It's tempting to feel that you're anonymous online, protected from potential cyberstalkers by cryptic user names and website privacy settings. But is that really true? How easy is it for a malicious person to track someone down, based solely on personal information they've made available?
We launched an investigation to find out.
The process started by picking a random person on Flickr. She had an unusual user name that we're going to call French Puppy (although all personal details have been changed), so no obvious clues there, but her profile linked to a personal website, LeahTphotos.com. First name Leah, but what was the T?
Website registration details often include the name and address of the creator, so we searched for "LeahTphotos.com" at whois.net. No luck, though, as it was registered to the name of a web design company, presumably the folks who built the site.
People often use the same user name around the web, and so we next tried searching for "French Puppy" at Google. Some hits, but not the right person.
Maybe her website name was the key? We tried another Google search for "LeahTphotos.com" and Leah, and success - we found a reference on another site that included her full name, a real breakthrough.
Entering this at Facebook gave us several hits, but we recognised her photo as a match for others on Flickr. The account was private, but revealed that she was in the Brighton network, and provided a list of all her friends. Within 60 seconds we had her phone number from BT.com, while 192.com helped out with her address, details of the neighbours, and even a handy map revealing how to get to her house.
That was enough, and we then emailed our test subject to explain what we were doing and why. She's since removed the page that linked LeahTPhotos.com to her full name, and so is a little safer as a result.
But what's really worrying isn't just that we could uncover so much in less than five minutes work on the very first person we tried. It's that the next two individuals we investigated were even easier to track down. And that suggests your privacy could be compromised just as quickly, unless you follow very strict rules about what you say online.
Seven rules for staying safe online
1. Don't give away your real name unless it's absolutely necessary.
2. If you register a domain name for a website then consider getting privacy protection as well. This lets you register with your real details, but ensures they're not available to the public, and is an option now offered by many companies (1steuro.net say they include it for free).
3. Don't tell people where you live, or work. Don't hint at it, perhaps saying you've just visited a particular place because it's "just around the corner".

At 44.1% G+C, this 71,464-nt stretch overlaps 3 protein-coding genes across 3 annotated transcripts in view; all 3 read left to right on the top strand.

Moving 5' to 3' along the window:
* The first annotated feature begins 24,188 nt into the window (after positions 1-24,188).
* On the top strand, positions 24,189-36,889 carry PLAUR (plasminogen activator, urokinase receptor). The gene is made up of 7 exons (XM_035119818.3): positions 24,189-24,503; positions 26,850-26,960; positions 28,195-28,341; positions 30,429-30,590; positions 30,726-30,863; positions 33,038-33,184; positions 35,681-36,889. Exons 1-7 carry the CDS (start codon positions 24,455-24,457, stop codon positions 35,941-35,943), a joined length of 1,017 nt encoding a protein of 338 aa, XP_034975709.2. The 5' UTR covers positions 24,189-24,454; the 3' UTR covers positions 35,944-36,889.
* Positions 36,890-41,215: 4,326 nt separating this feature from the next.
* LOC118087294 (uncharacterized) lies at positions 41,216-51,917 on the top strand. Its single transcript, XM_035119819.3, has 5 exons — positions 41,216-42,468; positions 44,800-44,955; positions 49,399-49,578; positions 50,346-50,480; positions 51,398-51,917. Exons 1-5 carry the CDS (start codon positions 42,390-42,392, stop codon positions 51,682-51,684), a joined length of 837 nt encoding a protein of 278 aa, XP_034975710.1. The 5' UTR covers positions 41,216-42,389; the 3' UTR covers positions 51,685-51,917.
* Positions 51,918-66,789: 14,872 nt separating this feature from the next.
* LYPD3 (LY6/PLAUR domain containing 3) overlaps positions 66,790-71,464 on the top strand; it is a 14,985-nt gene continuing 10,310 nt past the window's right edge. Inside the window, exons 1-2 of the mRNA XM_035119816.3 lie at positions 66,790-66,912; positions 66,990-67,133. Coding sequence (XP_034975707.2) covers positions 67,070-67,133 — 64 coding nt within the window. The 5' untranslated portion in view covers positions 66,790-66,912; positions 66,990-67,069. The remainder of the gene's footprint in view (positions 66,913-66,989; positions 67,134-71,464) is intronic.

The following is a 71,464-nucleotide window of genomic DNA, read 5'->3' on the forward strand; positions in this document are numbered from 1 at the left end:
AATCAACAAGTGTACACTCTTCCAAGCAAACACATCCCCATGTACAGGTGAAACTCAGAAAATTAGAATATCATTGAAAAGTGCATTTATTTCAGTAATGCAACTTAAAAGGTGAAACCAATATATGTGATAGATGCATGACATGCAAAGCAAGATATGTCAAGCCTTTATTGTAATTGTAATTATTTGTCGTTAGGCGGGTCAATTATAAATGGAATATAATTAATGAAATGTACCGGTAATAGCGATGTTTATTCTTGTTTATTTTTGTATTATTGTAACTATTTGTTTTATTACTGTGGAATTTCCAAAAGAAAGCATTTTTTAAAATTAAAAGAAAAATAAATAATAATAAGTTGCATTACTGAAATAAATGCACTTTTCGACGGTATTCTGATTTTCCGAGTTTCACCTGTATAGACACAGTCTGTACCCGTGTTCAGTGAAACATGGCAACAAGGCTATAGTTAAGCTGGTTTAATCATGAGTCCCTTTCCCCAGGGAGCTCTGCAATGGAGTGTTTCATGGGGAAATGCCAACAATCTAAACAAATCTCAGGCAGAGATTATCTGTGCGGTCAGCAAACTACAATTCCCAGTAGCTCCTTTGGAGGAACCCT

4. It really should be obvious to say don't post details like your phone number online, but astonishingly people do this quite frequently. Try a Google search like "my cell number is" site:myspace.com to see what we mean.
5. Don't post links between your various internet homes, for example telling people on favourite forum A that you also post on message board B. And don't register the same user name everywhere. This only makes it easier to stalkers to follow you around the web, put together clues from different places, and uncover useful information.
6. If you've created two or three social networking profiles that you no longer use, then delete them. Set any remaining profiles to private, and make sure you're as close to invisible as possible.
In Facebook, for instance, click Settings > Privacy Settings > Profile and make sure all your details are only visible to "Friends only". Then click Settings > Privacy Settings > Search, set your Search Visibility to "Only Friends" and clear all the checkboxes. You'll now have to ask future friends to "Add you as a friend", as they won't be able to see you on the site, but you'll also be protected from snoopers.
7. Most important of all, keep in mind that even fragments of information can effectively give away everything. If someone discovers you're called "Steve", say, then that may not be very useful. But if they also see that you're a MySpace friend of Maria, and she's provided a link to her public profile, then they can check it for friends called Steve. Match the photo with a holiday pic you posted online once, say, and they've tracked you down: easy.
If the worst does happen, and you're being harassed by an online idiot, then don't simply put up with it. The law is very strict about this now, especially (though not only) in England and Wales: if someone sends you "grossly offensive, indecent, obscene or menacing message", or even just pesters you for a long time, they can be jailed for six months and fined up to £5,000 (read a good summary in the Home Office social networking guidance).
Keep a record of whatever messages and emails you've received, then contact the police and let them deal with it. Or, if you're not sure that's the right course of action, then contact a group like the Network for Surviving Stalking or Victim Support. They'll provide more advice and help you decide what you should do next.
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Mike is a lead security reviewer at Future, where he stress-tests VPNs, antivirus and more to find out which services are sure to keep you safe, and which are best avoided. Mike began his career as a lead software developer in the engineering world, where his creations were used by big-name companies from Rolls Royce to British Nuclear Fuels and British Aerospace. The early PC viruses caught Mike's attention, and he developed an interest in analyzing malware, and learning the low-level technical details of how Windows and network security work under the hood.